The concept of web design can easily appear to be intimidatingly complicated. Designers are expected to achieve versatility and visibility, deliver information in an enticing and enriching manner, and be technically sound as well as visually coherent in one robust package.
It sounds like a pretty daunting task, especially when you recognize that many developers are self-taught. But surprisingly, web design is still somewhat of a tangential concern in most educational environments; which is odd, in view of the fact that the world is well on its way to being relying completely upon the Internet and the services and access it provides.
In a time when you can find literally millions of websites to explore, it’s imperative for designers to grasp a few essential design elements so they can optimize any site for maximum visibility and usability. Take a moment to learn something that could possibly be new to you, by reading through the following general design elements that may be essential for basic website development.
A space to disperse knowledge and experience
The rising value of a blog is nothing to take lightly. Blog entries work as far more than an informative piece of chatter. When coordinated with website design, a popular blog post can create opportunities to build an intricate system of backlinks that will attract others to your original website.
Blog entries can also be used to saturate the website’s design and content further with key terms and phrases that are likely to be commonly used in searches for information that pertains to your website’s products or services. This particular website’s blog layout is exceptional, because it incorporates excellent communication tools with an array of information that’s directly related to the company’s niche.
The more your website saturates its design with the appropriate subject matter, the easier it will be for web users to find the page.
Speaking of space with respect to design
Space is not necessarily effective when it’s jammed with images, text, and other forms of media content. White space can have just as much impact as the content. It can help makes the content look more uniform and organized.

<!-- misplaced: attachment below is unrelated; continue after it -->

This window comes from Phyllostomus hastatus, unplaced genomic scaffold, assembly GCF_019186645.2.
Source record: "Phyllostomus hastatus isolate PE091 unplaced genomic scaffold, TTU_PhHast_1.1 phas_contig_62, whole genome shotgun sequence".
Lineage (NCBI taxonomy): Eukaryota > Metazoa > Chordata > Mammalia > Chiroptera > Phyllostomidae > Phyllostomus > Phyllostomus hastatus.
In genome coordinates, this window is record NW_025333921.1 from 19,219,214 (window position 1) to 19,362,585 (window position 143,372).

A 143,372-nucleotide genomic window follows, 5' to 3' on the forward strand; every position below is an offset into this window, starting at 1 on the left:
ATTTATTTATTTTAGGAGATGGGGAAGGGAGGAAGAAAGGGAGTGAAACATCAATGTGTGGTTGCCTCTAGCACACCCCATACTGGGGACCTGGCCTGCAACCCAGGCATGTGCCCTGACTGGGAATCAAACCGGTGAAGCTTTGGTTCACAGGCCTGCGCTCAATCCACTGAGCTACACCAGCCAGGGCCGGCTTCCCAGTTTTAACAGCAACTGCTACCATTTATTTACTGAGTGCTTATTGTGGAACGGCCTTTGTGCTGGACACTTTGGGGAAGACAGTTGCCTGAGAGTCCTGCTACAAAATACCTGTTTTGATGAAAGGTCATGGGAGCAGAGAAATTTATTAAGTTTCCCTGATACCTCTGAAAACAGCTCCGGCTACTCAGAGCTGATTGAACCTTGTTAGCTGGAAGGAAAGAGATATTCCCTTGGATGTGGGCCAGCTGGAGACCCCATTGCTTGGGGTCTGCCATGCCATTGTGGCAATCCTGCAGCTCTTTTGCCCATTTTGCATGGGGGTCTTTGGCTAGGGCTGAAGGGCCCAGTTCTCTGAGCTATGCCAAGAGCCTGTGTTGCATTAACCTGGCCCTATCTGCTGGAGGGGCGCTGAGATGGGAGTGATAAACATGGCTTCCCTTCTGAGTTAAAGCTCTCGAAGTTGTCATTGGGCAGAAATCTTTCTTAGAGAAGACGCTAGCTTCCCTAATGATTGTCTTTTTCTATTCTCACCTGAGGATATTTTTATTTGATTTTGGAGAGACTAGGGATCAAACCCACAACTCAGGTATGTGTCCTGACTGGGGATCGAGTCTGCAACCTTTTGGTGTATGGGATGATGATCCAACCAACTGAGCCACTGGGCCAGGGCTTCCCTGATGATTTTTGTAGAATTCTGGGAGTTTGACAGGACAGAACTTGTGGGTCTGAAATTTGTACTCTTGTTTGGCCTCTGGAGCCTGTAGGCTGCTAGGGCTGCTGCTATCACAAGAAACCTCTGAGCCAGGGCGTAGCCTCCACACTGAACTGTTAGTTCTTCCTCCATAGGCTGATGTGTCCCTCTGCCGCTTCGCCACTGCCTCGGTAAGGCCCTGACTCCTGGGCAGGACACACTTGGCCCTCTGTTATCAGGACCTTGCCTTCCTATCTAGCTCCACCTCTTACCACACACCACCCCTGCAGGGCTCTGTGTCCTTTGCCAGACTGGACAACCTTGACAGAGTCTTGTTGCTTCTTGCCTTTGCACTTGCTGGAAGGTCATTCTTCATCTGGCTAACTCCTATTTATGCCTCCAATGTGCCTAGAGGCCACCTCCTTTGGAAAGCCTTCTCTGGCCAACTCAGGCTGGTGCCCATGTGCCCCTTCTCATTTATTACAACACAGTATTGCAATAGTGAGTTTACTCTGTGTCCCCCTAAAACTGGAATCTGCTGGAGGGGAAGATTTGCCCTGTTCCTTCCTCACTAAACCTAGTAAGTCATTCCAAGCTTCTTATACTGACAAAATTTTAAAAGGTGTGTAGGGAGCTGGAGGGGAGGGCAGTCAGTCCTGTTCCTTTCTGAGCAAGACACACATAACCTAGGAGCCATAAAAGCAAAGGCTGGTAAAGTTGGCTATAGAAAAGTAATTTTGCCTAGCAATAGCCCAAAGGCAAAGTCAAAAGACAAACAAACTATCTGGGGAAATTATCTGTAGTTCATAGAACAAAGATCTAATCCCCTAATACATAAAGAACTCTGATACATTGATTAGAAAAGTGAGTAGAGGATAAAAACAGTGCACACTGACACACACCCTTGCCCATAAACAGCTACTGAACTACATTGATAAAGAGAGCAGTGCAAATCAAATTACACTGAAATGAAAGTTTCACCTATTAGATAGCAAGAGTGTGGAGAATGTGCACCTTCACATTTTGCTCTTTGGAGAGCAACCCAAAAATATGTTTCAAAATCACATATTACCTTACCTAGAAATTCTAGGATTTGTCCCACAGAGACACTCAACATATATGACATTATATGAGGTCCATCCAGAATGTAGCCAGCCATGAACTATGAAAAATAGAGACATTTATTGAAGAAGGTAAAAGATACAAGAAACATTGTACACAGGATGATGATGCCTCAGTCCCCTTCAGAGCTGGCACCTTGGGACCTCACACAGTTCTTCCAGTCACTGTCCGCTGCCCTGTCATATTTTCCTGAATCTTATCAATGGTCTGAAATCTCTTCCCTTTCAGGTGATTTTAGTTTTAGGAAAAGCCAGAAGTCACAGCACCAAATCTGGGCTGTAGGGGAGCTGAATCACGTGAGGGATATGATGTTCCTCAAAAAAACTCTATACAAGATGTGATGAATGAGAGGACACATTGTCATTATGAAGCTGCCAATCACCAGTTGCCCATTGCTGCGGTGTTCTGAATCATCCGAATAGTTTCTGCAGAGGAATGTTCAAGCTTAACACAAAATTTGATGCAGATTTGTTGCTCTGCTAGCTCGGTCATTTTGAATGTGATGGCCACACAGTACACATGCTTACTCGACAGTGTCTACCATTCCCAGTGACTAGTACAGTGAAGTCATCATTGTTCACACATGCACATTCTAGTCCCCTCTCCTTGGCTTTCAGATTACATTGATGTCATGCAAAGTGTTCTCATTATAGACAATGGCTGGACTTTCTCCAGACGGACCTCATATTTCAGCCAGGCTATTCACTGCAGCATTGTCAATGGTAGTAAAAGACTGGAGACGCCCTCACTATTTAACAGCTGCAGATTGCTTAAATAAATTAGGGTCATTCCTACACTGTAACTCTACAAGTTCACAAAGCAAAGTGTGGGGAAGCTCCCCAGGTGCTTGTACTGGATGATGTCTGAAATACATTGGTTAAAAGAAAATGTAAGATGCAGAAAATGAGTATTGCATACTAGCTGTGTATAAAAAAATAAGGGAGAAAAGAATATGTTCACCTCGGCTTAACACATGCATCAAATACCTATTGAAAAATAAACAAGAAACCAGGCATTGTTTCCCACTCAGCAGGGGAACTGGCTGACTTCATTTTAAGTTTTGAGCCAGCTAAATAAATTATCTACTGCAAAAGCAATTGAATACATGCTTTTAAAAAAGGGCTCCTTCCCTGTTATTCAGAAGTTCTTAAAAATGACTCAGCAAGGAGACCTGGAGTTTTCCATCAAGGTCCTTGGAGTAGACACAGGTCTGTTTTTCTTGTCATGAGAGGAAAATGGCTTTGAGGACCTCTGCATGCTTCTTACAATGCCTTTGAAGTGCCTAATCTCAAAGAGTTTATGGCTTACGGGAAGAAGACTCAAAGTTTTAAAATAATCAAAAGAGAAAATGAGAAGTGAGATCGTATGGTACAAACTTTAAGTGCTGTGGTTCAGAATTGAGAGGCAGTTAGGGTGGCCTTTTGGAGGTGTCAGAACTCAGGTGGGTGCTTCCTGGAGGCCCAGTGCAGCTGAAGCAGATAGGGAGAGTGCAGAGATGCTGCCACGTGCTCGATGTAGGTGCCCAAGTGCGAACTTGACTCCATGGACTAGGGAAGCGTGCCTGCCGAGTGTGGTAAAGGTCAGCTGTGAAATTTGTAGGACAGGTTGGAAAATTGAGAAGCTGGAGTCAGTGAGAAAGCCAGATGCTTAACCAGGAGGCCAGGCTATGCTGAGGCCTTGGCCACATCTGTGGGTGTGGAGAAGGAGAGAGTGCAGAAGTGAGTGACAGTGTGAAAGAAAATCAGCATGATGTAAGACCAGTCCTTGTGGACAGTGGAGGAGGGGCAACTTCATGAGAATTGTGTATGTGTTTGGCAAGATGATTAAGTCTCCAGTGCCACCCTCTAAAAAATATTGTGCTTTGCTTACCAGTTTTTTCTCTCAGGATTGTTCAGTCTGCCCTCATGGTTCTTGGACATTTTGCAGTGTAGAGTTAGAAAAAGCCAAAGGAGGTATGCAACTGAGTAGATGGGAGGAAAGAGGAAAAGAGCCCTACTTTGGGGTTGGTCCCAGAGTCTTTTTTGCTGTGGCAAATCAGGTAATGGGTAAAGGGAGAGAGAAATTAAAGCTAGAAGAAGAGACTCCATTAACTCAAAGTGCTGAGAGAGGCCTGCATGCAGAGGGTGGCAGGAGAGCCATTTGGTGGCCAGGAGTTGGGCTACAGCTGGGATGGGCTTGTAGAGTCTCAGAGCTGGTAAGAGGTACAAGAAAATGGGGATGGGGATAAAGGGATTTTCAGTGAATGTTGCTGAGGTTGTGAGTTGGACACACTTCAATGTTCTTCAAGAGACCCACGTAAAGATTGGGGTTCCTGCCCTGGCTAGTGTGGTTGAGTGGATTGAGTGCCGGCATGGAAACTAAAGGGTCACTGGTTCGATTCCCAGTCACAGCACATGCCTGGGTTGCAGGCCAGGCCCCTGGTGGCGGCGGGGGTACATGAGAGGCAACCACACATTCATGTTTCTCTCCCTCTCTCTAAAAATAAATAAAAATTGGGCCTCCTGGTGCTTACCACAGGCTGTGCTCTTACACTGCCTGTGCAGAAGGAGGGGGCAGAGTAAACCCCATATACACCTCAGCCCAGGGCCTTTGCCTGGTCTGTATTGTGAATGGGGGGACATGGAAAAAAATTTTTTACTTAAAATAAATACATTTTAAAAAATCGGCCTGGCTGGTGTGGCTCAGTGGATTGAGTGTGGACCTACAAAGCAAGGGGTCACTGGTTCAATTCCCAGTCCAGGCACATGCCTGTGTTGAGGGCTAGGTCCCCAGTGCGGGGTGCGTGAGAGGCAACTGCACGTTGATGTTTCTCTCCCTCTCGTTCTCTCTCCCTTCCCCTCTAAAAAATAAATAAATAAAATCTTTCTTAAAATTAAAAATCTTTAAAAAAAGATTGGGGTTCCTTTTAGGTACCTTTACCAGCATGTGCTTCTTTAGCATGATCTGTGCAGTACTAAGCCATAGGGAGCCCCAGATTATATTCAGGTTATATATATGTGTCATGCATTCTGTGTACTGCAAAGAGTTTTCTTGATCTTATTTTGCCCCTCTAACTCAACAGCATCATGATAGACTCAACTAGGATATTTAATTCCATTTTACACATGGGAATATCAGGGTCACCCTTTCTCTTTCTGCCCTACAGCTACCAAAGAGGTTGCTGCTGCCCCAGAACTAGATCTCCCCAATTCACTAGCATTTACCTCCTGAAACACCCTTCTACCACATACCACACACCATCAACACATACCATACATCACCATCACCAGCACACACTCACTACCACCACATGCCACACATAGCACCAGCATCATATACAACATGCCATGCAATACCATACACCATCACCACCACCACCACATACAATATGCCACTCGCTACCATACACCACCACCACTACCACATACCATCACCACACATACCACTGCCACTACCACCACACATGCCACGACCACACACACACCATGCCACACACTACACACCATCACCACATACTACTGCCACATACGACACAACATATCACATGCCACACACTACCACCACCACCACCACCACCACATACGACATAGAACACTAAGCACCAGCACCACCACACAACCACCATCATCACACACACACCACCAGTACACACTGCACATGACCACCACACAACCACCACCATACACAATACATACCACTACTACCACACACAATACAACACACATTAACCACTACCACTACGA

With regard to spacing, designers must keep in mind three primary concepts:
Line Spacing: When designers lay out the text of the website, it’s worth keeping line spacing in mind. Too little vertical space between lines of text can create confusion when people are reading and cause them to stop. Too much space between text lines gives the eyes opportunities to get lost.
Padding: The space between a picture and another element of the website is called the padding. Padding keeps the site looking clean and purposeful. Lines of text should never touch a picture or video embedded in the page.
White Space: The main thing to understand here is that “white” space does not necessarily have to be white. The purpose of negative space on a page is to provide balance, proportion, and contrast in the site’s design.
Understand the concept of visual hierarchy
The proper usage of visual hierarchy encourages visitors to understand visual elements of a website’s design in order of apparent importance. The key for designers is to guide viewers’ perceptions naturally along a route that supports the site’s mission or purpose the best.
The primary goal is to guide visitors in a way that feels casual and uncomplicated to completion of the desired interaction. Designers use colors, shapes, and an array of text fonts to arrive at a successful layout.
Credibility builds rapport between business owners and web users
The credibility of a website has a large impact on the way the online community regards the company or product promoted by the design. When people trust that a site is not trying to slide something by them, they tend to be more open to working with the person or organization behind it.
The best way to create a credible website is to be straightforward about pricing and other facets of the product or service. People should not have to dig through pages of ads and other nonsense to locate the exact cost of an enticing product.